Furthermore, even if Pellerin's quorum claim was not waived, she would not prevail. As noted by Pellerin, the trial court may exercise its discretion in considering whether to grant a motion for leave to amend. See Johnson v. Fairfax Village Condo. IV Unit Owners Ass'n, 641 A.2d 495, 501 (D.C. 1994) (listing "(1) the number of requests to amend; (2) the length of time that the trial has been pending; (3) the presence of bad faith or dilatory reasons for the request; (4) the merit of the proffered amended pleading; and (5) any prejudice to the non-moving party" as factors that guide the trial court's exercise of its discretion in considering a motion for leave to amend) (internal citations omitted). Although "[D]elay -- even lengthy delay -- by itself will not usually provide sufficient ground for refusal to allow an amendment," Bolton v. Bernabei & Katz, PLLC, 954 A.2d 953, 965 n.16 (D.C. 2008) (internal citation omitted), "the lateness of a motion may well provide the predicate for a proper determination that prejudice to the opposing party would result if an amendment were allowed." Eagle Wine & Liquor Co. v. Silverberg Elec. Co., 402 A.2d 31, 35 (D.C. 1979).

We have noted that "[s]uch a determination may rest on findings that the moving party has not put forth any satisfactory reason for the delay (e.g., new information which could not have been uncovered earlier) and that an 'unduly delayed' amendment would mean a large additional expenditure of effort and money by the opposing party in discovery on a new aspect of the case after substantial discovery already has taken place." Id. As recognized by the trial judge on remand, and as we stated in the first round of this litigation, Pellerin "included [her quorum claim] at the eleventh hour in the Joint Pretrial Statement . . . ." Pellerin, supra, 900 A.2d at 688. Further, the trial court expressly found that "[Pellerin] has not provided the court with an explanation as to why she waited over a year from the filing of the Complaint to assert the quorum claim," and "to allow [Pellerin] to raise a quorum claim would subject [the Cooperative] to a new round of discovery after [the Cooperative] spent significant resources and time preparing to successfully defend the breach of contract claims."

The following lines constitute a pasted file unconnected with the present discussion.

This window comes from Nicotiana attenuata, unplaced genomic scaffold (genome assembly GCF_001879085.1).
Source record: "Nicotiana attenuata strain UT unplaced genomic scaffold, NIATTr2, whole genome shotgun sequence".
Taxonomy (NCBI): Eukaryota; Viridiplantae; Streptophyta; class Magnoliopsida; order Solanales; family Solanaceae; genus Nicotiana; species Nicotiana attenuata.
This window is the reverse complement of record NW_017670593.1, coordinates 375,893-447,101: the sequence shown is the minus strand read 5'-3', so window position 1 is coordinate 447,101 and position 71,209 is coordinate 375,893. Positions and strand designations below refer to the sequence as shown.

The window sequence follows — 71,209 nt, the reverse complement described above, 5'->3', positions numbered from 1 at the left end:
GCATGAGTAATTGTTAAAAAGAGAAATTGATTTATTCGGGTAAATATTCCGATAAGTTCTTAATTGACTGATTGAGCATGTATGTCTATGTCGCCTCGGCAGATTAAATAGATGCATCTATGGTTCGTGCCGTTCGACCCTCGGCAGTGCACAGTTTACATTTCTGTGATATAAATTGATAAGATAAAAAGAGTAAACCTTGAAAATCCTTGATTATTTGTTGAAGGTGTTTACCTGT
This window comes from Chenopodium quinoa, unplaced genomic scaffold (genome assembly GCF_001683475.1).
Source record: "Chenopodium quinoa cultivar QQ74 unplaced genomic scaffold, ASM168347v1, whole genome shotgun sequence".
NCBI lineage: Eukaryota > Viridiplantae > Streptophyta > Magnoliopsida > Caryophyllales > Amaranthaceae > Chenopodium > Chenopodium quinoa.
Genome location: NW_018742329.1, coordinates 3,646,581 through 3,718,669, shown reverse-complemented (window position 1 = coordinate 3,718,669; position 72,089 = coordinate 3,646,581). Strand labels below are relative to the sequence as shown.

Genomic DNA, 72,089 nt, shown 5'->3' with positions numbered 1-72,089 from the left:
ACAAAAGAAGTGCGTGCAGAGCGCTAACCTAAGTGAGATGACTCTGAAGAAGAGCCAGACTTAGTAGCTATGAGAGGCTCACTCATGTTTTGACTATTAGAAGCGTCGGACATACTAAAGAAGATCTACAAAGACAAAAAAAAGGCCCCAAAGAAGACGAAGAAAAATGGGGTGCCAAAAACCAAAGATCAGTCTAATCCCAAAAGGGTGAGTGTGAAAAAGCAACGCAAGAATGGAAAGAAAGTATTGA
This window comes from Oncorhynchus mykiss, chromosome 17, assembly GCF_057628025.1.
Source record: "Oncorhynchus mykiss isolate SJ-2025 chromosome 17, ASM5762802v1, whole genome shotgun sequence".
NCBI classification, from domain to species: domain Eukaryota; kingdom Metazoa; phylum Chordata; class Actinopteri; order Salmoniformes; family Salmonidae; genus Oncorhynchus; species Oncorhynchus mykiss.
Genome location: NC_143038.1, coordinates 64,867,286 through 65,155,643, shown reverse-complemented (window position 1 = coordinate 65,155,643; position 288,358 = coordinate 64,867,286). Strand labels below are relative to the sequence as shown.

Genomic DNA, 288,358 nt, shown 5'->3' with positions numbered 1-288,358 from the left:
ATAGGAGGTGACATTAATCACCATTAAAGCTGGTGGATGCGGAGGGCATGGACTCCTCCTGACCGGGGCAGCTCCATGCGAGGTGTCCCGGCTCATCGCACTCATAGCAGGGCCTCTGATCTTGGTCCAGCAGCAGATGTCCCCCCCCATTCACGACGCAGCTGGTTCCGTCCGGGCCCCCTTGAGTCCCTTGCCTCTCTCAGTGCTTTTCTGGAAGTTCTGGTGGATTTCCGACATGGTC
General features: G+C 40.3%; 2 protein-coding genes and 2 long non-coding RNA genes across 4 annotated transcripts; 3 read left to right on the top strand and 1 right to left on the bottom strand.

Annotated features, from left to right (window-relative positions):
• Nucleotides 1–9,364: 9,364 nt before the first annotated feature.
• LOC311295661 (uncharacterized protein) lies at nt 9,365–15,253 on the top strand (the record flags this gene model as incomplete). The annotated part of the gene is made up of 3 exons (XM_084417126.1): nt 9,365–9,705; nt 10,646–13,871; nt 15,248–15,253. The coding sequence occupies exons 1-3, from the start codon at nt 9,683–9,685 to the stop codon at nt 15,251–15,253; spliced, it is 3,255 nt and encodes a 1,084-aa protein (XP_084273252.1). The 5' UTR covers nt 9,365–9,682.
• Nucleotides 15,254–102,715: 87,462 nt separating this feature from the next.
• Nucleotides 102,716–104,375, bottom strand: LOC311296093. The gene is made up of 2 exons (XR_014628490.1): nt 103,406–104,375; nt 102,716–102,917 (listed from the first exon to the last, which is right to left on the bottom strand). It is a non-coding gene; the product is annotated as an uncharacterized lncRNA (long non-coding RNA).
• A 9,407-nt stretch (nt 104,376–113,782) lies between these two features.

We have upheld a trial court's denial of a motion to amend in similar circumstances to those present here. See, e.g., Howard Univ. v. Good Food Servs., Inc., 608 A.2d 116, 122 (D.C. 1992) (affirming trial court's denial of motion to amend where appellant "failed to 'put forth any satisfactory reason for the delay' in amending its complaint" and because of the potential prejudice of additional delay and expense) (quoting Eagle Wine & Liquor, supra, 402 A.2d at 35); Gordon v. Raven Sys. & Research, Inc., 462 A.2d 10, 13 (D.C. 1983) ("Although there is no showing of bad faith, appellant offered no explanation regarding the reasons for the aggravated delay."). Here, where counsel for Pellerin was not only present at the meeting in question but participated therein as counsel, the trial court did not err in concluding that it was Pellerin's "relaxed prosecution" and "dilatory manner in building her case" that resulted in her delay in raising the quorum claim. There being no erroneous exercise of discretion, perforce there was no abuse of discretion. Johnson v. United States, 398 A.2d 354, 367 (D.C. 1979).

B. Attorneys' Fees

Pellerin argues that the trial court should not have included certain billing entries in its award of attorneys' fees because "[t]he description of the services rendered under these dates pertained to collaboration with defense counsel who was responsible for defending against [Pellerin's] lawsuit," and "[t]hese services did not relate to the prosecution of the counterclaim . . . ." In his ruling, however, the trial judge modified and reduced the award to $14,057.67 to limit the award to "legal costs generated from the pursuit of [the Cooperative's] counterclaim." Pellerin fails to show the trial court erred.